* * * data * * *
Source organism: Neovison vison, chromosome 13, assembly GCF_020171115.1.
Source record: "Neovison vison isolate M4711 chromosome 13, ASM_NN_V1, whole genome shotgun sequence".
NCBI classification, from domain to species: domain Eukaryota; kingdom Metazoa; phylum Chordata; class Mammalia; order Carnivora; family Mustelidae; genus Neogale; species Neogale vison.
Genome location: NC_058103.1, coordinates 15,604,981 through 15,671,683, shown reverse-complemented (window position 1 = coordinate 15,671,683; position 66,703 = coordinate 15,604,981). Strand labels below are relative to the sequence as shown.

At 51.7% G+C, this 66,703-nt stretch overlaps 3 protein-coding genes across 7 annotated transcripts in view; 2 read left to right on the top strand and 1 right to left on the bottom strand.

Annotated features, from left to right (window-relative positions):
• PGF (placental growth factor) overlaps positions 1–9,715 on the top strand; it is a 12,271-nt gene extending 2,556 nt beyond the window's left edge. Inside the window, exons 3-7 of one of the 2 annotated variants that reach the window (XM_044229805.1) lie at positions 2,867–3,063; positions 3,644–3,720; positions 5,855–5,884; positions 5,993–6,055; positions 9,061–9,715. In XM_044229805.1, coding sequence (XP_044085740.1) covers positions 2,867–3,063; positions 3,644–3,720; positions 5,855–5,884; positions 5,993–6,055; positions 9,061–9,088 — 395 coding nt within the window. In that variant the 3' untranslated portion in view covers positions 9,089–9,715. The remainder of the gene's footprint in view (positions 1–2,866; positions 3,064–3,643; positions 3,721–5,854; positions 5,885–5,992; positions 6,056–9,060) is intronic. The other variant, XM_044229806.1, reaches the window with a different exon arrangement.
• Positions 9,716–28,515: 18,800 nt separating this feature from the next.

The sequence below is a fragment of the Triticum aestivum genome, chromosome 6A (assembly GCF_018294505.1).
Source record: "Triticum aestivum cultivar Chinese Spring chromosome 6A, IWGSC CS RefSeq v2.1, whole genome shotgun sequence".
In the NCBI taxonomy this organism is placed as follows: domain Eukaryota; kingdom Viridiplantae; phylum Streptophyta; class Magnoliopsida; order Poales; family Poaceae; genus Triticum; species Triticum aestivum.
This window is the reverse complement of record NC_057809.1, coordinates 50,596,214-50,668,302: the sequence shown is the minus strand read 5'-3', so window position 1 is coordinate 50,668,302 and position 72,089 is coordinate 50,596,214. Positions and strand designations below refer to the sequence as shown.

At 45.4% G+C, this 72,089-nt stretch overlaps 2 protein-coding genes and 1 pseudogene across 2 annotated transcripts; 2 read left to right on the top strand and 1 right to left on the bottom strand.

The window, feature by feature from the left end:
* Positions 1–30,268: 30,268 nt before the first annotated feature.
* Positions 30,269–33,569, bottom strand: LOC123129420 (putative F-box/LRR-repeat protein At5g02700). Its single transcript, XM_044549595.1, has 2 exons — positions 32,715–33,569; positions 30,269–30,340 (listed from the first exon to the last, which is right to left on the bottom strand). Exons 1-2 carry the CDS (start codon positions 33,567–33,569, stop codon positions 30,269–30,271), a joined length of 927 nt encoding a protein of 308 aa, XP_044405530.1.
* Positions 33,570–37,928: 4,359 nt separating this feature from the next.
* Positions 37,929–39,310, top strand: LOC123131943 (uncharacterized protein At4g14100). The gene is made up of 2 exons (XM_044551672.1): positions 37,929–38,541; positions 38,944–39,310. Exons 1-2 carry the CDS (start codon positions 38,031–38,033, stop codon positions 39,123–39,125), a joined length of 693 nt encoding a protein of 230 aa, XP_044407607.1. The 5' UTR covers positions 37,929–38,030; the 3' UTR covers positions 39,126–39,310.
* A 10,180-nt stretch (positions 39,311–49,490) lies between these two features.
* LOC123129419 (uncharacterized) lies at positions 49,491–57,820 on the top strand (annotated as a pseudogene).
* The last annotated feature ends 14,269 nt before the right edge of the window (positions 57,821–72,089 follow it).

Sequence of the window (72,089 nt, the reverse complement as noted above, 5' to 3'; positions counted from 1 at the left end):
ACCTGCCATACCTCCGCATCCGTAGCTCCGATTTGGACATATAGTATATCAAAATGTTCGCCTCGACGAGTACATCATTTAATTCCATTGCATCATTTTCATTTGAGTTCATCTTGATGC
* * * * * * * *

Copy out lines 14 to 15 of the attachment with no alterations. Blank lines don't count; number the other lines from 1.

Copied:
The window, feature by feature from the left end:
* Positions 1–30,268: 30,268 nt before the first annotated feature.